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Without a Vision We Will Perish

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“Yes, I did notice,” Elder Baker interjected, “and that month would be what you have the leader put on their one-year plan.  At your monthly planning councils you should discuss all departmental goals and activities for the next three months.  Here is where you will do detailed planning for each goal or event and you will also set the exact date for each activity.”

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By Tim Massengale

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Pastor Mark North leaned back in the cedar Adirondack chair which sat on the balcony of the vacation lodge overlooking Lake Sumter.  He took a long slow drink of his iced tea before setting it down with a contented sigh.  It was early Saturday evening.  Crickets and song birds filled the crisp night air, as did the smell of ribs and brats on the grill.  Behind him a door opened, and he glanced back at the elderly gentleman joining him.

Elder Vernon Baker grinned.  “Beautiful sunset!  Mind if I sit with you?”

“Not at all, Elder! I wanted to thank you again for the words of encouragement you shared with my leaders.  I feel your contribution here at our Annual Planning Retreat has been extremely valuable.  They seem to be catching the vision that we can double, if not triple, over the next few years.”

“I agree.  You have a great group to work with.  Your second year’s attendance goal is 128, and you are almost there.  You’re currently averaging – what did you say – 112?

“That was our average for September.  You remember our first year’s attendance goal was 106, which we easily met.  I think we should easily be averaging 128 before the end of next year.”

The old pastor nodded.  “I was glad to see you talked to them about their departmental One-Year Plans. That’s an important assignment.  You asked them to hand it in about two weeks from today.  Have you already given them a blank form to fill out and a sample to follow?”

“They have their blank one-year form and sample in their departmental binders.  Remember you suggested we do that when I called you last month and we talked about the planning retreat.”

“That’s right.  Will this be the first time they are handing them in?”

“No, they did this last year as well, but I failed to give them the blank form and sample.  So the one-year plans I got back were all over the place, from very detailed  (my youth director handed in ten pages) to almost useless.  My outreach leader’s one-year plan was three sentences like, ‘We want to really grow and win a lot of souls. Each month we’ll have some kind of outreach and knock doors and stuff’ or something like that.  So I quickly saw the need to provide them with more structure.  But I did have a question, Elder.  On the sample one-year plan form there are three areas:  Numerical Goals, Quality Improvement Goals and Annual Activities.  I understand Numerical Goals – that’s like goals for attendance, finance and winning souls.  But what’s the difference between Quality Improvement Goals and Annual Activities?”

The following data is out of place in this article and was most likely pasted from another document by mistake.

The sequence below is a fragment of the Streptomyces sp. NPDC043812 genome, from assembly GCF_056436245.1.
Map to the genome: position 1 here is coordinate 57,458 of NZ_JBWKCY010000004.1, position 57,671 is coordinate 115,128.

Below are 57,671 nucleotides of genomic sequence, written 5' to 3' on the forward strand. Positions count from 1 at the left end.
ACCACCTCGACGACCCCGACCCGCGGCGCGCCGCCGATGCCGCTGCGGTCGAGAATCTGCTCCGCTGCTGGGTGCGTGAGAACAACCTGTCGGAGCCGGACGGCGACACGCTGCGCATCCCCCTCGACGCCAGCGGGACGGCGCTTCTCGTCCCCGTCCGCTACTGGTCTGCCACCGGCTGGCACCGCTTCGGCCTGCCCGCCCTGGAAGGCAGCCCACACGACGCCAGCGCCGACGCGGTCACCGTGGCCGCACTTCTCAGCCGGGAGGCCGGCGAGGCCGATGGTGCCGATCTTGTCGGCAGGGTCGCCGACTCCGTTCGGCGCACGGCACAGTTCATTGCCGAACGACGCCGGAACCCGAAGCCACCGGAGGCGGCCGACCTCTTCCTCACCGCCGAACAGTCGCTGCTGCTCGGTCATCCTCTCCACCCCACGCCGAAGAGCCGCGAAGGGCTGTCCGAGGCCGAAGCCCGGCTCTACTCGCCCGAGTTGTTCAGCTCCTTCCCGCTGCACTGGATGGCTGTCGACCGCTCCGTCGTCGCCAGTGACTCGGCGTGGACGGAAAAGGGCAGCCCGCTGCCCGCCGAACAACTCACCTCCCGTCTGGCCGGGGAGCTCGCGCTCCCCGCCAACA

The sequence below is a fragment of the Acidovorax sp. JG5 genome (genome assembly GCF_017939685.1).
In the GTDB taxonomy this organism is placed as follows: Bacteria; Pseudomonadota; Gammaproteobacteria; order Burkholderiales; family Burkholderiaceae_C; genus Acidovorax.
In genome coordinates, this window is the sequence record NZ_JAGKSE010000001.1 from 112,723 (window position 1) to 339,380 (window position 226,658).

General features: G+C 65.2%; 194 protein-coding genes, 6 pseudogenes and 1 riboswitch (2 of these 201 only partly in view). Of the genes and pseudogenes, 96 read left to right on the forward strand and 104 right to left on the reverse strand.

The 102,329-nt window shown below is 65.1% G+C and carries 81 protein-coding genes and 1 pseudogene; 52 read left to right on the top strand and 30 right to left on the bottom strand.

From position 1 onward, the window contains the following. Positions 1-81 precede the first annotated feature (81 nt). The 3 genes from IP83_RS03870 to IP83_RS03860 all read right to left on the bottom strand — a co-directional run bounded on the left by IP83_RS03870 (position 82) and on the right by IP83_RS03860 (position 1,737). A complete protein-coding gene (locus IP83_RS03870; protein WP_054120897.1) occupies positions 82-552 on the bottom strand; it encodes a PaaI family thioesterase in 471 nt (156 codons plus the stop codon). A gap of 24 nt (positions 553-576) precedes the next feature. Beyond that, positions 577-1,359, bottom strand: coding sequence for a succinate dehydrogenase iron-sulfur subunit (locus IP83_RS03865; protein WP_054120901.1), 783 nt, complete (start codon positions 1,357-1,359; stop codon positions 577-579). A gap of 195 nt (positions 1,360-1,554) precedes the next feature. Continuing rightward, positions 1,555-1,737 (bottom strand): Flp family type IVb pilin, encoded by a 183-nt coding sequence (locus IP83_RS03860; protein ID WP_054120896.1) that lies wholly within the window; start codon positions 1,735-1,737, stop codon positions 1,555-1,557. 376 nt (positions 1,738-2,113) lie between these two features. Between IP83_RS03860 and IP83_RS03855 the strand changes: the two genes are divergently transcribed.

Pastor Baker grinned.  “My leaders asked me the same thing.  But let me first touch on numerical goals.  You need to work with your leaders, one-on-one, and help them choose realistic number goals for their departments.  Ministry leaders tend to have the same problem pastors do – reaching for the stars and hoping they hit the moon.  You need to stress that goal setting, as far as the church is concerned, is simply faith.  Faith is the substance of things hoped for, the evidence of things not seen.  Faith must be: ‘know so’ and have no doubt.  They need to set their numerical goals on numbers they absolutely know they can reach.  This then liberates God to do ‘exceedingly abundantly above all we ask or think.’  God wants to exceed every goal we set.  So in the case of your Home Bible Study (HBS) Department, your leader will set numerical goals for the number of one-lesson and 12-lesson Bible studies to be taught this year, the number of HBS teachers to have trained, and the number of adults to be saved from those Bible studies.  If he has a financial budget goal, that number will be there too.  Make these number goals realistic – what he knows he can do.  Don’t let them set ‘pie in the sky, hope so’ goals.  That kind of goal defeats faith.  You will most likely have to help them if this is their first time to set these kind of goals.

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